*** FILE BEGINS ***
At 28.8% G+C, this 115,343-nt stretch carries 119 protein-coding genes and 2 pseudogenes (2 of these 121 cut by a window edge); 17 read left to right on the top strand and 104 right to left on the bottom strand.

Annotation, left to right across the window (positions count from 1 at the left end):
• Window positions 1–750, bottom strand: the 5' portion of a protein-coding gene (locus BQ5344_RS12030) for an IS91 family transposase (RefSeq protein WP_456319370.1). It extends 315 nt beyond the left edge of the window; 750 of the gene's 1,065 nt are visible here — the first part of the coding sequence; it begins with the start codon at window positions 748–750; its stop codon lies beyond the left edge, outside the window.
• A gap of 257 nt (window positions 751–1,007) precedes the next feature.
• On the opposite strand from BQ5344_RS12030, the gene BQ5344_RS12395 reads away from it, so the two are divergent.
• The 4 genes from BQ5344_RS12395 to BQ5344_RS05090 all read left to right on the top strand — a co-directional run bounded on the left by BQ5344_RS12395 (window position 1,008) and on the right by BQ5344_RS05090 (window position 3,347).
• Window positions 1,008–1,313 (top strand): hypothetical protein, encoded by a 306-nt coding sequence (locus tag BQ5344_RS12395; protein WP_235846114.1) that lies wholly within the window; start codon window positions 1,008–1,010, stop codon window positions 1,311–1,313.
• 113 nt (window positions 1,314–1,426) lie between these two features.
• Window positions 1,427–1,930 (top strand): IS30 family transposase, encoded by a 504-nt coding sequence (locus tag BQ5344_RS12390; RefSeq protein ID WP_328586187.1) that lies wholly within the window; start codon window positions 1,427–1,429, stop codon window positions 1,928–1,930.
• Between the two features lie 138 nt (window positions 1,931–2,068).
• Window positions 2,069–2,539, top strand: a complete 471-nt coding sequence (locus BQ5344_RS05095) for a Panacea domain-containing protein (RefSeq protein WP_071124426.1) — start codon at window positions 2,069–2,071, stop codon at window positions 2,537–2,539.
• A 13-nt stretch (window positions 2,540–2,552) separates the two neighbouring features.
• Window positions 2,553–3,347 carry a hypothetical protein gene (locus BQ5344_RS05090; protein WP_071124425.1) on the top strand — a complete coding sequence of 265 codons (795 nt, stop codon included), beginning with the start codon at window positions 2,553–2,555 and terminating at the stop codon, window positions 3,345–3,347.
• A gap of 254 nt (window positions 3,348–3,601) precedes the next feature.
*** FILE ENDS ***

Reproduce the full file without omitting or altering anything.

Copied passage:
At 28.8% G+C, this 115,343-nt stretch carries 119 protein-coding genes and 2 pseudogenes (2 of these 121 cut by a window edge); 17 read left to right on the top strand and 104 right to left on the bottom strand.

Annotation, left to right across the window (positions count from 1 at the left end):
• Window positions 1–750, bottom strand: the 5' portion of a protein-coding gene (locus BQ5344_RS12030) for an IS91 family transposase (RefSeq protein WP_456319370.1). It extends 315 nt beyond the left edge of the window; 750 of the gene's 1,065 nt are visible here — the first part of the coding sequence; it begins with the start codon at window positions 748–750; its stop codon lies beyond the left edge, outside the window.
• A gap of 257 nt (window positions 751–1,007) precedes the next feature.
• On the opposite strand from BQ5344_RS12030, the gene BQ5344_RS12395 reads away from it, so the two are divergent.
• The 4 genes from BQ5344_RS12395 to BQ5344_RS05090 all read left to right on the top strand — a co-directional run bounded on the left by BQ5344_RS12395 (window position 1,008) and on the right by BQ5344_RS05090 (window position 3,347).
• Window positions 1,008–1,313 (top strand): hypothetical protein, encoded by a 306-nt coding sequence (locus tag BQ5344_RS12395; protein WP_235846114.1) that lies wholly within the window; start codon window positions 1,008–1,010, stop codon window positions 1,311–1,313.
• 113 nt (window positions 1,314–1,426) lie between these two features.
• Window positions 1,427–1,930 (top strand): IS30 family transposase, encoded by a 504-nt coding sequence (locus tag BQ5344_RS12390; RefSeq protein ID WP_328586187.1) that lies wholly within the window; start codon window positions 1,427–1,429, stop codon window positions 1,928–1,930.
• Between the two features lie 138 nt (window positions 1,931–2,068).
• Window positions 2,069–2,539, top strand: a complete 471-nt coding sequence (locus BQ5344_RS05095) for a Panacea domain-containing protein (RefSeq protein WP_071124426.1) — start codon at window positions 2,069–2,071, stop codon at window positions 2,537–2,539.
• A 13-nt stretch (window positions 2,540–2,552) separates the two neighbouring features.
• Window positions 2,553–3,347 carry a hypothetical protein gene (locus BQ5344_RS05090; protein WP_071124425.1) on the top strand — a complete coding sequence of 265 codons (795 nt, stop codon included), beginning with the start codon at window positions 2,553–2,555 and terminating at the stop codon, window positions 3,345–3,347.
• A gap of 254 nt (window positions 3,348–3,601) precedes the next feature.